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Using quant_purger

The optional quant_purger submodule adds cache tag support for Quant content seeding. This relies on the Purge API and allows the Quant module suite to identify pages (including related content) that require updating based on user actions and then queues them for seeding.

How does it work?

The quant_purger module creates a reference database table (purge_queuer_quant) that is used to map Drupal-generated cache tags to paths that have been seeded to Quant.

When Drupal issues a cache clear event, the Purge module collects that information and exposes it so that reverse proxies can be invalidated. In Quant's use case, this provides an entry point for the Quant module suite to identify which cache tags require clearing and use that information to create queue entries that can be seeded to Quant on the next queue run.

The queued content will be processed during the next core cron run. You can run the cron manually or wait for the site's cron to run on its regular schedule. For the latter, note that the static content will be out-of-sync with the Drupal site until the cron runs, which may cause confusion in some cases. Thus, it is recommended that cron is run right after content is edited if there are key pages that show the updated content.


  1. Enable the quant_purger module
  2. Seed your content to create entries in the reference database table

To identify the cache tags that are associated with your site, you can access them from the reference database table:

drush sqlq "select url, tags from purge_queuer_quant"

Additional configuration

Path and tag lists

Drupal has a large number of cache tags, so some common cache tags are in the tag blocklist by default as they appear on every page (e.g., rendered). You can remove any of the default tags but keep in mind this may have a negative performance impact.

In order for cache tag purging to be effective and efficient, inspect the cache tags that are present for the URLs in the reference database table and update the tag blocklist with tags to exclude. For example, if you don't want content to be queued for seeding when a particular media item is updated, you can add the cache tag for that media item to the tag blocklist.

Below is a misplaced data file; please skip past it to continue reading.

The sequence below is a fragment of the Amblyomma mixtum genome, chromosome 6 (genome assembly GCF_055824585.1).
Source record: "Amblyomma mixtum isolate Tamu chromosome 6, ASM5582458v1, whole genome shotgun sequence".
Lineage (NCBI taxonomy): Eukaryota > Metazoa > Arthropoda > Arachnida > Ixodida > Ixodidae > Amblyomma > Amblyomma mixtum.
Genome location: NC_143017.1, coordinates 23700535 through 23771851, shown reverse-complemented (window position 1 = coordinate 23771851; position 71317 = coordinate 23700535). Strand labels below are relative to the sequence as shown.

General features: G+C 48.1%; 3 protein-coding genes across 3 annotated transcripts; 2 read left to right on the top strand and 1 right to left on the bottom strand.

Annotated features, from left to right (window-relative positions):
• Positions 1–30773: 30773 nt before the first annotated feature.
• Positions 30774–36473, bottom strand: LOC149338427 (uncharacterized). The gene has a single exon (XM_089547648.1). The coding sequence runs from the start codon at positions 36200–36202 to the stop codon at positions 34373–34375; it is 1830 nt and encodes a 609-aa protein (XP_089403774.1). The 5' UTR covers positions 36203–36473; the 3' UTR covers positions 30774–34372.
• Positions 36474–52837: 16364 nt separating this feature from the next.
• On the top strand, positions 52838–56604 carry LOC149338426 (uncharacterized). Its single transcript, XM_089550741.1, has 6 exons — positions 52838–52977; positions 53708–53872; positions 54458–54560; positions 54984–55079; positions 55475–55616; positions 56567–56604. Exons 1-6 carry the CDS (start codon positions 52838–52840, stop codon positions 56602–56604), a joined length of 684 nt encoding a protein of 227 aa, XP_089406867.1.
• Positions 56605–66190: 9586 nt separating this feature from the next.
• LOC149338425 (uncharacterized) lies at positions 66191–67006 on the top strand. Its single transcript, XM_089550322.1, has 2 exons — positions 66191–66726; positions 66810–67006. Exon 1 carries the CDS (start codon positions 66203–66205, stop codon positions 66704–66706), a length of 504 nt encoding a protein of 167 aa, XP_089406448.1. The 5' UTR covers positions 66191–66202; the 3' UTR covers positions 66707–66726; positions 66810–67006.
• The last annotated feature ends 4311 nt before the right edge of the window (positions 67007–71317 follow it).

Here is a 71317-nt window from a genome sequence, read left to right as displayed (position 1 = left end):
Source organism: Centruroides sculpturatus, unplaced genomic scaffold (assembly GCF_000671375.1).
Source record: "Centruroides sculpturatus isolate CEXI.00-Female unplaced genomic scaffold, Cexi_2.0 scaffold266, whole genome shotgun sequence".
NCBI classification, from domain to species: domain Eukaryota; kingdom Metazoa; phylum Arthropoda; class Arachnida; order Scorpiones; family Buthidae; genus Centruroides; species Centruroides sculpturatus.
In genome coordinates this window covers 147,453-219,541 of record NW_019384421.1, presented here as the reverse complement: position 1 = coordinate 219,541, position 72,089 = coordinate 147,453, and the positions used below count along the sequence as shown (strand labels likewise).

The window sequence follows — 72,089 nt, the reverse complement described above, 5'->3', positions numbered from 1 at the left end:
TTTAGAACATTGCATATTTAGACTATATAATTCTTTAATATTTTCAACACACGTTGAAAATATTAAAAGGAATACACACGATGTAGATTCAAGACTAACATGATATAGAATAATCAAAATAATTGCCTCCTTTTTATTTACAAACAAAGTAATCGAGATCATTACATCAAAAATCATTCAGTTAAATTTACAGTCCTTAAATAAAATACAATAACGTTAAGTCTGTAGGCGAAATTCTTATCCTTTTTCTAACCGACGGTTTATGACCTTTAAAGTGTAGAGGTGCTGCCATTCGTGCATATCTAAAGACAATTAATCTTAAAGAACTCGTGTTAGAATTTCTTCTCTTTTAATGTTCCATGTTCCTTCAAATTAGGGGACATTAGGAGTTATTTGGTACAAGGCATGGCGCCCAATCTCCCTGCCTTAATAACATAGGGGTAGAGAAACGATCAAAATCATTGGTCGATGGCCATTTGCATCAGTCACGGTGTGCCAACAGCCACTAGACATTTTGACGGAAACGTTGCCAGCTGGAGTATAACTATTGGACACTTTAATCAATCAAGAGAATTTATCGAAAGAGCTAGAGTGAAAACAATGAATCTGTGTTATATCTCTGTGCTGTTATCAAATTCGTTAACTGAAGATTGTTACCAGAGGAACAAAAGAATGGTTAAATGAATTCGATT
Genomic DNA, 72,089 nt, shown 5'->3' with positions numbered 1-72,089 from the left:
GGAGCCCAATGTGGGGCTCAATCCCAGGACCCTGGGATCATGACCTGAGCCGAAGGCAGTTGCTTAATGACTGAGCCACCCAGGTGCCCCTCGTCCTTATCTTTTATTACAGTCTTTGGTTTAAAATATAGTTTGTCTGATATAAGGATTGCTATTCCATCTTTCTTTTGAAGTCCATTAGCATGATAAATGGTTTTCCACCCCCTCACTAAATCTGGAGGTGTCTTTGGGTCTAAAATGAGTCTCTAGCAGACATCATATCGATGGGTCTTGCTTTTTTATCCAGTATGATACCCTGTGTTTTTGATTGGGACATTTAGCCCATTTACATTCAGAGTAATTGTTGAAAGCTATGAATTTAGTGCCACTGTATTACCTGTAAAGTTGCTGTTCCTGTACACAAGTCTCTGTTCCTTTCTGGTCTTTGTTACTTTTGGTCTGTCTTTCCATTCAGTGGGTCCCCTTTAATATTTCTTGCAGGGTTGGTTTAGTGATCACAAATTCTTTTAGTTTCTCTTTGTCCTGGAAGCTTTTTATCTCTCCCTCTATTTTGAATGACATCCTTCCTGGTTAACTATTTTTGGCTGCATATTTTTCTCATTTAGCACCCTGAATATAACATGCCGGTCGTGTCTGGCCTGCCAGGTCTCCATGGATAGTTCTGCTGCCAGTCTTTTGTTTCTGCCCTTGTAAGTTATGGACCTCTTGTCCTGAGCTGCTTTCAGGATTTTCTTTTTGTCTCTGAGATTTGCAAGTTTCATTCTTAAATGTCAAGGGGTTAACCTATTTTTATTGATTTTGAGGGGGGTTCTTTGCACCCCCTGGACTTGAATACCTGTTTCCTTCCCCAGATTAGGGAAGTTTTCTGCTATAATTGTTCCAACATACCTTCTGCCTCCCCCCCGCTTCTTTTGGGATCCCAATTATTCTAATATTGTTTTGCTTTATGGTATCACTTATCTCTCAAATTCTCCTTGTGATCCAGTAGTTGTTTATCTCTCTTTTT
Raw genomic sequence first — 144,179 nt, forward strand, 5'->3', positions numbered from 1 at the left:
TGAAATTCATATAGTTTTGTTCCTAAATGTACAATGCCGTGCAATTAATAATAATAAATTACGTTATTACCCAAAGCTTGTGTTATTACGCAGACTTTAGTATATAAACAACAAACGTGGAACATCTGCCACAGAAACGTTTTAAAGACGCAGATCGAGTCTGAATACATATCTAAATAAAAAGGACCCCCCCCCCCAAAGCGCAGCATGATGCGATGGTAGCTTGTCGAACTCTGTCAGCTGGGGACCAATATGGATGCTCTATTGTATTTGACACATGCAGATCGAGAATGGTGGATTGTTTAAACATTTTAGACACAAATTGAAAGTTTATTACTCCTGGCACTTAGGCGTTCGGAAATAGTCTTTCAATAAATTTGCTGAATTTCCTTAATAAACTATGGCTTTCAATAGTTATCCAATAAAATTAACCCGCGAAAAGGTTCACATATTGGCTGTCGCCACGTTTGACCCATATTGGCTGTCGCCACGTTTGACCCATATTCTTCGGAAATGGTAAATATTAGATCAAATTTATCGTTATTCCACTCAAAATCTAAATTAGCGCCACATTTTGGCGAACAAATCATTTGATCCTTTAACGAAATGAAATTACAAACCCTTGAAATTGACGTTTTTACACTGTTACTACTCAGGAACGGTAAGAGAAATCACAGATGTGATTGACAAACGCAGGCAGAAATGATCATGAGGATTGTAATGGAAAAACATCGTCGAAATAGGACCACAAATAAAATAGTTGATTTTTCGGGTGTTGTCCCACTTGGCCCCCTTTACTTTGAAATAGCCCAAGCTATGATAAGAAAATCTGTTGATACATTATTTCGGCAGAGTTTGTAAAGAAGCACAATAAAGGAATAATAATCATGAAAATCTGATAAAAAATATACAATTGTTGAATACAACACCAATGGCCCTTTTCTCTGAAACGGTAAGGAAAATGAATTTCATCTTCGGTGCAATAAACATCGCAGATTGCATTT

1. Enable the purge_ui companion module
  2. Navigate to /admin/config/development/performance/purge
  3. Edit the Purge Quant queuer configuration
  4. Update the tag blocklist as needed

You can also update the path blocklist if there are certain paths that you don't want to be queued for seeding during cache clear events.

Quant Purger UI tab The Quant Purger tab in the Drupal UI links to the Purge UI.

Purge UI The Purge UI allow you to update the Quant Purger configuration.

Quant Purger queue configuration The path and tag blocklists can be modified in the Quant Purger configuration.


The current path and tag lists can be viewed with:

drush config:get quant_purger.settings path_blocklist
drush config:get quant_purger.settings tag_blocklist

If you want to delete the values from the reference database table, you can use the Clear the registry button through the Purge UI or you can delete them directly in the database. In order to populate the table again, you must run a seed.

drush sqlq "delete from purge_queuer_quant"

Performance tuning

For the best performance, it is highly recommended that your settings.php file includes:

$settings['queue_service_quant_seed_worker'] = 'quant.queue_factory';

This changes the database driver that is used when managing the purge queue. Drupal's database queue driver creates a unique item each which leads to duplicate items being added to the queue which will negatively impact the seed time for your website. The driver provided by Quant is optimised for Quant's used case.

Example usage

A site has blog posts with category taxonomy terms shown on them. The names of the categories change sometimes, but the editorial team has decided that it's not critical for these changes to be reflected on the static website quickly.

There is already a process in place for reseeding the site during each weekly development release. The editors have agreed that it's okay if the category changes don't show up until the weekly reseeding happens. So, the developers add the cache tags for these taxonomy terms to the tag blocklist.

When an editor changes one of these category terms, none of the associated content is queued for reseeding, which is what they want. Later, they decide to reverse this policy and remove the cache tag from the tag blocklist. Now, when an editor changes a category term, all the content associated with that term is queued for seeding.

They are using the quant_cron module to process a certain number of items from the queue during each cron, so it handles these new queue items. Occassionally, they run the seed processing with drush quant:run-queue when they want to make sure all the pressing changes show up.